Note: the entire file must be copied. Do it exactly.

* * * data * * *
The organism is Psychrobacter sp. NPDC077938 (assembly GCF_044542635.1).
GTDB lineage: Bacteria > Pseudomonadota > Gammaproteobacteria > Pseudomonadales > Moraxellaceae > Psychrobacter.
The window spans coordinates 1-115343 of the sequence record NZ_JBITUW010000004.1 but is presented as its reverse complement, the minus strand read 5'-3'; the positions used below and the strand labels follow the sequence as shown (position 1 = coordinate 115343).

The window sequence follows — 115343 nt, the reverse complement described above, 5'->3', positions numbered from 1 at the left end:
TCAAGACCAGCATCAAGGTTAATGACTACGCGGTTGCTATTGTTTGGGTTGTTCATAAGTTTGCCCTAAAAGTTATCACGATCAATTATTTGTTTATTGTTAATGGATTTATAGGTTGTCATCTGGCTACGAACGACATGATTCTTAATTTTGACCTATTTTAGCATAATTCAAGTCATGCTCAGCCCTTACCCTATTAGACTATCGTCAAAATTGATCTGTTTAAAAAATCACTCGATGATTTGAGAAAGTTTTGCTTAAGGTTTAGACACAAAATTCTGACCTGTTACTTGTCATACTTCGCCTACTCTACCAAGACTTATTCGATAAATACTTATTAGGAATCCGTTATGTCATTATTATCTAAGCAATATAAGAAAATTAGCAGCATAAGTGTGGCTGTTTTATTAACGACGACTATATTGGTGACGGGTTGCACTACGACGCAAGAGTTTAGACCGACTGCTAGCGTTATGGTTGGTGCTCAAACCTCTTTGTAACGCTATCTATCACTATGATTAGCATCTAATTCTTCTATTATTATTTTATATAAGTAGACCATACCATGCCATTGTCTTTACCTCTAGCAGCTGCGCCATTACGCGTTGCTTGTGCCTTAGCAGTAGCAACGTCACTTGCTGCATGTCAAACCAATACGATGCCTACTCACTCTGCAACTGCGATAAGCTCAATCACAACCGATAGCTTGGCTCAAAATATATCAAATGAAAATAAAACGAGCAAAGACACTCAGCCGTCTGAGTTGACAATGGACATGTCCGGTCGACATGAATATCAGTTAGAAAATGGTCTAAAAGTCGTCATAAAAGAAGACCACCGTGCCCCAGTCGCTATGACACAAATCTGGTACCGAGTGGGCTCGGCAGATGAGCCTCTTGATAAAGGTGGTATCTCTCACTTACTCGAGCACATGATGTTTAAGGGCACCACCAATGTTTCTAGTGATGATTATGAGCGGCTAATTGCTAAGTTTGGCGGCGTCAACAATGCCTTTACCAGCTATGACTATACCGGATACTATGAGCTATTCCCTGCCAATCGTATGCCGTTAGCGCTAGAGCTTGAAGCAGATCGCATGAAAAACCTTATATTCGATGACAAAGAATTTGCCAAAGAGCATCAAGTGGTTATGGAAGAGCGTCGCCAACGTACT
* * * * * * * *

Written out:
The organism is Psychrobacter sp. NPDC077938 (assembly GCF_044542635.1).
GTDB lineage: Bacteria > Pseudomonadota > Gammaproteobacteria > Pseudomonadales > Moraxellaceae > Psychrobacter.
The window spans coordinates 1-115343 of the sequence record NZ_JBITUW010000004.1 but is presented as its reverse complement, the minus strand read 5'-3'; the positions used below and the strand labels follow the sequence as shown (position 1 = coordinate 115343).

The window sequence follows — 115343 nt, the reverse complement described above, 5'->3', positions numbered from 1 at the left end:
TCAAGACCAGCATCAAGGTTAATGACTACGCGGTTGCTATTGTTTGGGTTGTTCATAAGTTTGCCCTAAAAGTTATCACGATCAATTATTTGTTTATTGTTAATGGATTTATAGGTTGTCATCTGGCTACGAACGACATGATTCTTAATTTTGACCTATTTTAGCATAATTCAAGTCATGCTCAGCCCTTACCCTATTAGACTATCGTCAAAATTGATCTGTTTAAAAAATCACTCGATGATTTGAGAAAGTTTTGCTTAAGGTTTAGACACAAAATTCTGACCTGTTACTTGTCATACTTCGCCTACTCTACCAAGACTTATTCGATAAATACTTATTAGGAATCCGTTATGTCATTATTATCTAAGCAATATAAGAAAATTAGCAGCATAAGTGTGGCTGTTTTATTAACGACGACTATATTGGTGACGGGTTGCACTACGACGCAAGAGTTTAGACCGACTGCTAGCGTTATGGTTGGTGCTCAAACCTCTTTGTAACGCTATCTATCACTATGATTAGCATCTAATTCTTCTATTATTATTTTATATAAGTAGACCATACCATGCCATTGTCTTTACCTCTAGCAGCTGCGCCATTACGCGTTGCTTGTGCCTTAGCAGTAGCAACGTCACTTGCTGCATGTCAAACCAATACGATGCCTACTCACTCTGCAACTGCGATAAGCTCAATCACAACCGATAGCTTGGCTCAAAATATATCAAATGAAAATAAAACGAGCAAAGACACTCAGCCGTCTGAGTTGACAATGGACATGTCCGGTCGACATGAATATCAGTTAGAAAATGGTCTAAAAGTCGTCATAAAAGAAGACCACCGTGCCCCAGTCGCTATGACACAAATCTGGTACCGAGTGGGCTCGGCAGATGAGCCTCTTGATAAAGGTGGTATCTCTCACTTACTCGAGCACATGATGTTTAAGGGCACCACCAATGTTTCTAGTGATGATTATGAGCGGCTAATTGCTAAGTTTGGCGGCGTCAACAATGCCTTTACCAGCTATGACTATACCGGATACTATGAGCTATTCCCTGCCAATCGTATGCCGTTAGCGCTAGAGCTTGAAGCAGATCGCATGAAAAACCTTATATTCGATGACAAAGAATTTGCCAAAGAGCATCAAGTGGTTATGGAAGAGCGTCGCCAACGTACT